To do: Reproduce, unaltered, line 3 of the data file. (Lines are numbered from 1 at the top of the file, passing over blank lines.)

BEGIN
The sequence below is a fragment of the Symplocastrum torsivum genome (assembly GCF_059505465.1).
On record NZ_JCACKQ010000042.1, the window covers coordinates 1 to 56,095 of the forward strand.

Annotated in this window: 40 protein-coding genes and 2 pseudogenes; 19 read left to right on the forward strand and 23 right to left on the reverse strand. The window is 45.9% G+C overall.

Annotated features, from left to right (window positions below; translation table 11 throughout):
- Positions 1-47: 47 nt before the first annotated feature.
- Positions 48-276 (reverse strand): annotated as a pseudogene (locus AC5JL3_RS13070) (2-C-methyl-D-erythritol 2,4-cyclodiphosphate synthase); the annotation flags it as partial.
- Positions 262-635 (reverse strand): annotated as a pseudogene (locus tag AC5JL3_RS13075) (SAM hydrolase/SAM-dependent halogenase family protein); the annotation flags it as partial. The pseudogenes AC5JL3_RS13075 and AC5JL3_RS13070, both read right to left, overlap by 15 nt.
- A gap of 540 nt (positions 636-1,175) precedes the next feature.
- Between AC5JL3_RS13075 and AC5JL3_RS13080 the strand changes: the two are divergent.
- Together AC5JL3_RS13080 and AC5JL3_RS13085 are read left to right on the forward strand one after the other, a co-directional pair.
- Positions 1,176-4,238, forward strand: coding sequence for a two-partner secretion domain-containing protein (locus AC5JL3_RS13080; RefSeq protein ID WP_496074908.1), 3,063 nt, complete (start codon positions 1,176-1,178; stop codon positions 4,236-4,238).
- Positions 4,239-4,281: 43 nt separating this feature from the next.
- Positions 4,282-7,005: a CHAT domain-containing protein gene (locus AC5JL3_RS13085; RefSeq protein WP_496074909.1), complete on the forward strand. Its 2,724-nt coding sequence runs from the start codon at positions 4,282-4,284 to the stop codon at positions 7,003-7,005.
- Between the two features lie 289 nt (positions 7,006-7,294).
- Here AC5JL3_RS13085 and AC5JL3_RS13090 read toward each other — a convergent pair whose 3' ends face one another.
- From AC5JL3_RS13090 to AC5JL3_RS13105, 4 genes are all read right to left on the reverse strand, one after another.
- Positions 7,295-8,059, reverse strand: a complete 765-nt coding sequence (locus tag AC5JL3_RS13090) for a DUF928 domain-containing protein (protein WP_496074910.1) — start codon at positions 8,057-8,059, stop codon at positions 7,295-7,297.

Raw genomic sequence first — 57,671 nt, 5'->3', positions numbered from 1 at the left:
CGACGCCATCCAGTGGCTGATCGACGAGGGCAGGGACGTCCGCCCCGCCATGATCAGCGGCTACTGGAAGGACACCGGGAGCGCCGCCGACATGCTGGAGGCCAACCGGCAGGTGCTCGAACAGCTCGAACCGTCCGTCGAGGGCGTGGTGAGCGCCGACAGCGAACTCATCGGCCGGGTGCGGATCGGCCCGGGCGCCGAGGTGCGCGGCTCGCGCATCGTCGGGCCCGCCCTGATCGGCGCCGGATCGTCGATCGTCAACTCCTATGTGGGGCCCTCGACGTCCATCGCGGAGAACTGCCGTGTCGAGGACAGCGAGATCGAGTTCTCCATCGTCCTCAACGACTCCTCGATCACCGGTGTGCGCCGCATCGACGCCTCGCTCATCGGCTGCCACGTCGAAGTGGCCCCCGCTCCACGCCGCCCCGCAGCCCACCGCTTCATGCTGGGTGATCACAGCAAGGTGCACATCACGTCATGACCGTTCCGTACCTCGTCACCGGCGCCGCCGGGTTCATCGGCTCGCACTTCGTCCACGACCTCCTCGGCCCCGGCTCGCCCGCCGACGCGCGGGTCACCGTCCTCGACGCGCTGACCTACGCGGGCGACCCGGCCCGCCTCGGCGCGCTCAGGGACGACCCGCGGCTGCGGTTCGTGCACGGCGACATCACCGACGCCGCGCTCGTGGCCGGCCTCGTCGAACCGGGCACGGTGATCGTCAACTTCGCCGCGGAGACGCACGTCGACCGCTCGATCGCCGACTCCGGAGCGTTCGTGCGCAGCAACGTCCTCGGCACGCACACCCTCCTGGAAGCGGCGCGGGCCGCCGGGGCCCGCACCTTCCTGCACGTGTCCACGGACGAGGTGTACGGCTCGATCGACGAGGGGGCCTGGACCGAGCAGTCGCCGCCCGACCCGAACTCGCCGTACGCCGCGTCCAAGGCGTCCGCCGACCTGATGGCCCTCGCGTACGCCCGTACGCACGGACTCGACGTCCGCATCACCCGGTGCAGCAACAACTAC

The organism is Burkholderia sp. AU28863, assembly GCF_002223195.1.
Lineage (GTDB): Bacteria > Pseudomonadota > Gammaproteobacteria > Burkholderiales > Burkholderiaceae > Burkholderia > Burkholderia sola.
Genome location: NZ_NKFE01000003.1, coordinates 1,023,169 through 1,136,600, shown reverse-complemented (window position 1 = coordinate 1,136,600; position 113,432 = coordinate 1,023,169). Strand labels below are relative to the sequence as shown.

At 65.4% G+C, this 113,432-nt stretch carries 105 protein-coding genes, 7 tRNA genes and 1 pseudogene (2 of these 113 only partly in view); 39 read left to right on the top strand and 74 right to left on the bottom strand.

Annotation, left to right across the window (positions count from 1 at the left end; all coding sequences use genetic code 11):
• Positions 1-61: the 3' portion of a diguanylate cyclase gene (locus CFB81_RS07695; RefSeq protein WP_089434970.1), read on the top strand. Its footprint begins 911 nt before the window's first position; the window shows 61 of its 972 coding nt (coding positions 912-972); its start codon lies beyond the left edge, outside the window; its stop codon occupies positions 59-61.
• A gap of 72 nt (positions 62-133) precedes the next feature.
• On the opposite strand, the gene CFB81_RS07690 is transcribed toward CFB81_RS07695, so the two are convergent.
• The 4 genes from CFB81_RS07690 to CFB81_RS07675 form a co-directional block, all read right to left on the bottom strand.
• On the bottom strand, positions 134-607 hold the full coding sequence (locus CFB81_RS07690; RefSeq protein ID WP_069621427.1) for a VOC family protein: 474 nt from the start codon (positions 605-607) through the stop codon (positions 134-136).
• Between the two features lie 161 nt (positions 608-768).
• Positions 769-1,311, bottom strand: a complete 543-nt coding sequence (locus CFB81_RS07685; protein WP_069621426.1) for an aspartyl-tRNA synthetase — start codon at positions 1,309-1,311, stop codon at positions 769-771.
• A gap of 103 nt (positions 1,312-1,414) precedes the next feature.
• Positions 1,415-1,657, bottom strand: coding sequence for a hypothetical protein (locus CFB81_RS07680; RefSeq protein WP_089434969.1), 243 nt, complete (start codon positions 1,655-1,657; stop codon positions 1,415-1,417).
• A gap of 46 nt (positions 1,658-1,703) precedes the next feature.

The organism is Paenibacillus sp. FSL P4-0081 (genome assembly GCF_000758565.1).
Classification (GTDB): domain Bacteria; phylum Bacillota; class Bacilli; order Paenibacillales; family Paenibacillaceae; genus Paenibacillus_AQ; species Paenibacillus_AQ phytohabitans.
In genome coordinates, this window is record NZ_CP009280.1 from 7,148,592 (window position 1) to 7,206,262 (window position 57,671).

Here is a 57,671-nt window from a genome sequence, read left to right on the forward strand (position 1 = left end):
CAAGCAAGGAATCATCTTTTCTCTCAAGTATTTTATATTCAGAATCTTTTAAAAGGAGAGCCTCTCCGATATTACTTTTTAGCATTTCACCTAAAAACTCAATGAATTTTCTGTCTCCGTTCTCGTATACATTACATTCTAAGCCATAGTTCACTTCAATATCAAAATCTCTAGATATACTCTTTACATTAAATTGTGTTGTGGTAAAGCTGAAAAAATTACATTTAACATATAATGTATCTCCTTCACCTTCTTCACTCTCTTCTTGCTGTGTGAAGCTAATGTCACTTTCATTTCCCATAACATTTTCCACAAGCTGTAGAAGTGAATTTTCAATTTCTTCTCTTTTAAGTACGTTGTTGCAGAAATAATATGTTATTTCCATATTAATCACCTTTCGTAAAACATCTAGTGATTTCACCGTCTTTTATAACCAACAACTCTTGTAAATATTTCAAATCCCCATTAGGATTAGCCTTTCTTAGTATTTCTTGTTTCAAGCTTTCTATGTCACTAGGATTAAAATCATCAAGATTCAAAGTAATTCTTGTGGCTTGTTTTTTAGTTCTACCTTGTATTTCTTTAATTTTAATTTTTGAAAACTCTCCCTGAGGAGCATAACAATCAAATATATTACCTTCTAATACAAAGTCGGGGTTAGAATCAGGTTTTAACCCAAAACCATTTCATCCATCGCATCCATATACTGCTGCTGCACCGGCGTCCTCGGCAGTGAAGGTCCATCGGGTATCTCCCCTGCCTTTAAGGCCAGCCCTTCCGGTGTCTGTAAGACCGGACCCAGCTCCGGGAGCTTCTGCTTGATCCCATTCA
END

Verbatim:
Annotated in this window: 40 protein-coding genes and 2 pseudogenes; 19 read left to right on the forward strand and 23 right to left on the reverse strand. The window is 45.9% G+C overall.